Self-care is the new resilience

Self-care is the new resilience

As far as wellness trends go, talk of self-care has become as ubiquitous as juice cleansing, F45 and Buddha bowls. Although the digital age has allowed for the proliferation of misinformation about what is truly good for us, enabling countless fleeting fads and perpetuating often unattainable products and experiences, it is important to remember that it also provides the space for truly superb and lasting ideas to spread.

Self-care is a perfect example of an essential and universal practice, suitable for each and every one of us, which has been slightly co-opted by digital influencers the world over but should be considered non-negotiable and compulsory. So what exactly is self-care? And why is it so important?

Firstly, it’s important to understand that self-care is a broad and very subjective term, and there is no right or wrong about what constitutes one’s self-care practices. Very often it is about concrete behaviours that we can all see, such as taking a bath, eating well, catching up on sleep or walking barefoot on the grass. All of which, by the way, are very valid and useful self-care ideas. However, the term also resides in the abstract, in practices that are not necessarily visible or obvious. The idea of ‘single-tasking’, for instance, is a wonderful way of taking care of oneself. That is, focussing on one thing at a time, like sitting and listening to an album from beginning to end, or going to the bathroom without your phone… learning to tame one’s inner critic is another practice that should be in any self-care repertoire, along with recognising stress signals, practising gratitude and cultivating fewer but more meaningful close relationships.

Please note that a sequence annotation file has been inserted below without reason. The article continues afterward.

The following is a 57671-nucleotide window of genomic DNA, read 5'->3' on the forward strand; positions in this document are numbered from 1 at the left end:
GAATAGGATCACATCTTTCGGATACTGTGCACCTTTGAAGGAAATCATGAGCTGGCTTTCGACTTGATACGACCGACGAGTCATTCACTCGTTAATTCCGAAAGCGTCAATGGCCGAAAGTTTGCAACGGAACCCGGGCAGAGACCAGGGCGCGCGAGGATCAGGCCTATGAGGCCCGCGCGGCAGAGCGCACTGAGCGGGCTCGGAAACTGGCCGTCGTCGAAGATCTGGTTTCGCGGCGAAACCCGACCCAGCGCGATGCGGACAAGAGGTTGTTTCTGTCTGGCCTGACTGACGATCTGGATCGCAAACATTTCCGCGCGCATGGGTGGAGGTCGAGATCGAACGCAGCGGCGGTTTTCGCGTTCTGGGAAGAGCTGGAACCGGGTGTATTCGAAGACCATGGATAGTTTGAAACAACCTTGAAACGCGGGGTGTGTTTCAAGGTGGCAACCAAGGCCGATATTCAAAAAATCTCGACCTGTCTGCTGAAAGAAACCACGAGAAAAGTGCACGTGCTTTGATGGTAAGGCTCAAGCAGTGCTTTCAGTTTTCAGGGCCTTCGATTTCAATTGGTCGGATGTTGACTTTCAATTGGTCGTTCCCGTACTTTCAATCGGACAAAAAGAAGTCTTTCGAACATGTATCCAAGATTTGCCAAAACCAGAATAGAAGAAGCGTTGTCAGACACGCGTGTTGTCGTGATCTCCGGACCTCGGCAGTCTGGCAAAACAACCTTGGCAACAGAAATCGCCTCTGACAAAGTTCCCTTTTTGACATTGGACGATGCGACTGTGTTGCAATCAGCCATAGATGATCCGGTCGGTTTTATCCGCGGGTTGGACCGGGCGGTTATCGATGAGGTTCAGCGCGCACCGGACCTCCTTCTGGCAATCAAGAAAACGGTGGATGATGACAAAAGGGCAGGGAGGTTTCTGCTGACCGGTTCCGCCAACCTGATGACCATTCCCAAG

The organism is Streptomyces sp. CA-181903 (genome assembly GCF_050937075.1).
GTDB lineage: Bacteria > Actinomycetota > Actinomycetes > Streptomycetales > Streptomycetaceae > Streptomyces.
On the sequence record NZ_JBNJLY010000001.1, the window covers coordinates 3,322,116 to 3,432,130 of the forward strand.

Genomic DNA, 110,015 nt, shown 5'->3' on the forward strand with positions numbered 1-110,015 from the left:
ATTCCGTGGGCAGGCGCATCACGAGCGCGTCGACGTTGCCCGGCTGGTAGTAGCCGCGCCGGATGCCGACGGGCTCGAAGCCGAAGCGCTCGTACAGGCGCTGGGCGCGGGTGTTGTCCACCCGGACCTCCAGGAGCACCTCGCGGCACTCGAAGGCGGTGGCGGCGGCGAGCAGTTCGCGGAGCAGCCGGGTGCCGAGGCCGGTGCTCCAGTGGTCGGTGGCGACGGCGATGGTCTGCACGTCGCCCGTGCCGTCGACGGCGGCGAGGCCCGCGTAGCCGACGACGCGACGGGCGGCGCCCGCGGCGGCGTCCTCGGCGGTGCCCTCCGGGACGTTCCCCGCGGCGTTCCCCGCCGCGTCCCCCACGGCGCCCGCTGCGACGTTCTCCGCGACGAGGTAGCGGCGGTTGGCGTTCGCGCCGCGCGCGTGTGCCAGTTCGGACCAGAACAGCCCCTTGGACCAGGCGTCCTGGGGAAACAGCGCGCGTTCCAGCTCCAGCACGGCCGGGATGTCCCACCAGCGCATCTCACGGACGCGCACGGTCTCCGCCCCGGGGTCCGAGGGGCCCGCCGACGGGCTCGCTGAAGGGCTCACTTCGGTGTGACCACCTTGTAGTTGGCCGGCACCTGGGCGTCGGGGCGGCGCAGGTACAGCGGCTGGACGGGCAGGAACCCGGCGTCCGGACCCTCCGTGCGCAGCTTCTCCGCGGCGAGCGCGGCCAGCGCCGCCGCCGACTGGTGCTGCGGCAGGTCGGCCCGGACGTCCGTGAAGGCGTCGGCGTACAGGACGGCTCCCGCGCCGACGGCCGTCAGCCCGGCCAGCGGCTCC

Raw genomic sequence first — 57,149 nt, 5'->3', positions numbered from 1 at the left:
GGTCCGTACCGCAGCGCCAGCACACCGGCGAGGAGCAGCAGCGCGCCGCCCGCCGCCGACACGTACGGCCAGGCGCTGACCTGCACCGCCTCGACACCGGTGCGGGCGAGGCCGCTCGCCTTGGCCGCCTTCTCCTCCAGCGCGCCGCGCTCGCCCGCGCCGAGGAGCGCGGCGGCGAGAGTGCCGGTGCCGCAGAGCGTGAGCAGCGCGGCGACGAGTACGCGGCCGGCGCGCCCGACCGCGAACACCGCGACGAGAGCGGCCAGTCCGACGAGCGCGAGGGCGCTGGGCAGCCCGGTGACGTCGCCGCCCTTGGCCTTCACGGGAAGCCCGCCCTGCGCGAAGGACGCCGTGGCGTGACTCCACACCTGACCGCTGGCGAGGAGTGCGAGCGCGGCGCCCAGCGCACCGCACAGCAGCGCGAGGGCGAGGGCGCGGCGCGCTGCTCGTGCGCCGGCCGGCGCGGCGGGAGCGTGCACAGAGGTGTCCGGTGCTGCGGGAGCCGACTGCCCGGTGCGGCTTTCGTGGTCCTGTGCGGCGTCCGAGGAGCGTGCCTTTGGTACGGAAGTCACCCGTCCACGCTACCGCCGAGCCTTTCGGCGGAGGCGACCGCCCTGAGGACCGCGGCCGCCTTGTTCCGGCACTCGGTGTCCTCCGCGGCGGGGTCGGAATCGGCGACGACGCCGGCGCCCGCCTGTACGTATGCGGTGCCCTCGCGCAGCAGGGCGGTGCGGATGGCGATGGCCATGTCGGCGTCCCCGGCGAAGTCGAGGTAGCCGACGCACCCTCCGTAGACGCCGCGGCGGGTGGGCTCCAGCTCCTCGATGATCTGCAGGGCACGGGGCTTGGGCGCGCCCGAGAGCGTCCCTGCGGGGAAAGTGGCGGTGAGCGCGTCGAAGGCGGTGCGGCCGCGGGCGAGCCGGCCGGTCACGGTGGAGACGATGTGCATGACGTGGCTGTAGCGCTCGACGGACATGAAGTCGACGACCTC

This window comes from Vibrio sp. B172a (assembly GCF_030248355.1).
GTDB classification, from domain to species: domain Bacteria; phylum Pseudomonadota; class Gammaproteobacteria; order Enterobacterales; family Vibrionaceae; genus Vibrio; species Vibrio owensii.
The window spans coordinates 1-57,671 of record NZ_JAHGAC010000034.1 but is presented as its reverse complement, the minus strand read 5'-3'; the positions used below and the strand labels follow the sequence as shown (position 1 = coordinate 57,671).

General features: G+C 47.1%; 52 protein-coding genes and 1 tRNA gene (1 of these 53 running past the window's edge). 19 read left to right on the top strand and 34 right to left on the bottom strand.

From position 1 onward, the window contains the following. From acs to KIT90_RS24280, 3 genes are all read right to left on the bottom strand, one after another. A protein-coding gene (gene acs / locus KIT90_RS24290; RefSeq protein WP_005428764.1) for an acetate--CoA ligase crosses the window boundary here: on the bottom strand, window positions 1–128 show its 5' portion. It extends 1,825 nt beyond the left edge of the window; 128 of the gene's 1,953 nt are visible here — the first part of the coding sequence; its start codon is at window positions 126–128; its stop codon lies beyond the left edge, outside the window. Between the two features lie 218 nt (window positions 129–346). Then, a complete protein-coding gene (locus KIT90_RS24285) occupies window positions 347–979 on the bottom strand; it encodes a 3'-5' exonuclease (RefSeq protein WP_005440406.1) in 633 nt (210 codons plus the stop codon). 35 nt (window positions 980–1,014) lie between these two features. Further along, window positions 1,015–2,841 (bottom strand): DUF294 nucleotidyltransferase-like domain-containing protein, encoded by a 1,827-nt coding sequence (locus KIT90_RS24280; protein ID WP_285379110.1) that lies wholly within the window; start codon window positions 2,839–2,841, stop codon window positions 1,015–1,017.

In an overloaded and rapidly moving world, learning to say ‘no’ can be a profound act of self-care, as can letting go; of others’ actions, your mistakes, and things that reside beyond your control. Self-care is most definitely not all about Poké bowls, facemasks and cups of tea (although it certainly should be SOME of the time). It’s about living in accordance with your values. Recognising when your ambition tips over into perfectionism. Noticing what fulfils you and adds meaning to your life and owning your choices and actions.

Whatever your self-care routine looks like, just try to remember that it won’t always be easy, but, crucially, it is never a luxury and always a necessity.


Rose Jost, Wellbeing Coach